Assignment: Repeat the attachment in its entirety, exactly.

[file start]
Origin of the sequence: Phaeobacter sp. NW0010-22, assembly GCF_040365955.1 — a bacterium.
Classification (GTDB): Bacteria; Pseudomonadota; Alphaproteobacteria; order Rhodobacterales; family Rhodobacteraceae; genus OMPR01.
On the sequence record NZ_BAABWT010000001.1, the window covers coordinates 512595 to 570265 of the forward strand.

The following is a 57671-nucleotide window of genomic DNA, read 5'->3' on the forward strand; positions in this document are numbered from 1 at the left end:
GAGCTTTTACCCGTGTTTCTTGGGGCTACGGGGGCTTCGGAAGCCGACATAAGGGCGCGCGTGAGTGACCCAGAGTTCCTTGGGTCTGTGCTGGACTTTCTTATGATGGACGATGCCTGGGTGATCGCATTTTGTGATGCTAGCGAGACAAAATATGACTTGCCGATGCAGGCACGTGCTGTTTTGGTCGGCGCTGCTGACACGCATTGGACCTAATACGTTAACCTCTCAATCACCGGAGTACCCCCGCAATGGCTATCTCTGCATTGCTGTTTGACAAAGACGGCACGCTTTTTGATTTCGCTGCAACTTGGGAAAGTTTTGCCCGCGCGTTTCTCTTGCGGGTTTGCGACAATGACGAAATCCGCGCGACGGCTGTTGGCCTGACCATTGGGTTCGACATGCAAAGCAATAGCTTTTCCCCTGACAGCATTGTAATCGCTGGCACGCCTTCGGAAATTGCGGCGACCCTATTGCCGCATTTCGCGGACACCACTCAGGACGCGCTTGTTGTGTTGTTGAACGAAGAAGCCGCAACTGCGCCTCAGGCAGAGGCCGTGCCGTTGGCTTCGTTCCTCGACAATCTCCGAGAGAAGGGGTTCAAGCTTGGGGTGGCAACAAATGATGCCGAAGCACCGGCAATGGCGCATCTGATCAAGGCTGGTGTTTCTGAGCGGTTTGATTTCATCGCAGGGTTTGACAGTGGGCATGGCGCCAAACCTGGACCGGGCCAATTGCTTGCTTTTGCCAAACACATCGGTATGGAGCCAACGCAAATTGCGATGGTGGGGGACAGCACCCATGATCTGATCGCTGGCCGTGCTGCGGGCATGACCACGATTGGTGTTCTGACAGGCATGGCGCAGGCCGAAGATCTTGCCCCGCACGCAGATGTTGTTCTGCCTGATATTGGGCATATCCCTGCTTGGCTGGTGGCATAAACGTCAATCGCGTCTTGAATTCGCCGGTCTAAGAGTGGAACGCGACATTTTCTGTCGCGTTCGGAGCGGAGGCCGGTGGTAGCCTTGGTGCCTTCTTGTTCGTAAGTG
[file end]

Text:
Origin of the sequence: Phaeobacter sp. NW0010-22, assembly GCF_040365955.1 — a bacterium.
Classification (GTDB): Bacteria; Pseudomonadota; Alphaproteobacteria; order Rhodobacterales; family Rhodobacteraceae; genus OMPR01.
On the sequence record NZ_BAABWT010000001.1, the window covers coordinates 512595 to 570265 of the forward strand.

The following is a 57671-nucleotide window of genomic DNA, read 5'->3' on the forward strand; positions in this document are numbered from 1 at the left end:
GAGCTTTTACCCGTGTTTCTTGGGGCTACGGGGGCTTCGGAAGCCGACATAAGGGCGCGCGTGAGTGACCCAGAGTTCCTTGGGTCTGTGCTGGACTTTCTTATGATGGACGATGCCTGGGTGATCGCATTTTGTGATGCTAGCGAGACAAAATATGACTTGCCGATGCAGGCACGTGCTGTTTTGGTCGGCGCTGCTGACACGCATTGGACCTAATACGTTAACCTCTCAATCACCGGAGTACCCCCGCAATGGCTATCTCTGCATTGCTGTTTGACAAAGACGGCACGCTTTTTGATTTCGCTGCAACTTGGGAAAGTTTTGCCCGCGCGTTTCTCTTGCGGGTTTGCGACAATGACGAAATCCGCGCGACGGCTGTTGGCCTGACCATTGGGTTCGACATGCAAAGCAATAGCTTTTCCCCTGACAGCATTGTAATCGCTGGCACGCCTTCGGAAATTGCGGCGACCCTATTGCCGCATTTCGCGGACACCACTCAGGACGCGCTTGTTGTGTTGTTGAACGAAGAAGCCGCAACTGCGCCTCAGGCAGAGGCCGTGCCGTTGGCTTCGTTCCTCGACAATCTCCGAGAGAAGGGGTTCAAGCTTGGGGTGGCAACAAATGATGCCGAAGCACCGGCAATGGCGCATCTGATCAAGGCTGGTGTTTCTGAGCGGTTTGATTTCATCGCAGGGTTTGACAGTGGGCATGGCGCCAAACCTGGACCGGGCCAATTGCTTGCTTTTGCCAAACACATCGGTATGGAGCCAACGCAAATTGCGATGGTGGGGGACAGCACCCATGATCTGATCGCTGGCCGTGCTGCGGGCATGACCACGATTGGTGTTCTGACAGGCATGGCGCAGGCCGAAGATCTTGCCCCGCACGCAGATGTTGTTCTGCCTGATATTGGGCATATCCCTGCTTGGCTGGTGGCATAAACGTCAATCGCGTCTTGAATTCGCCGGTCTAAGAGTGGAACGCGACATTTTCTGTCGCGTTCGGAGCGGAGGCCGGTGGTAGCCTTGGTGCCTTCTTGTTCGTAAGTG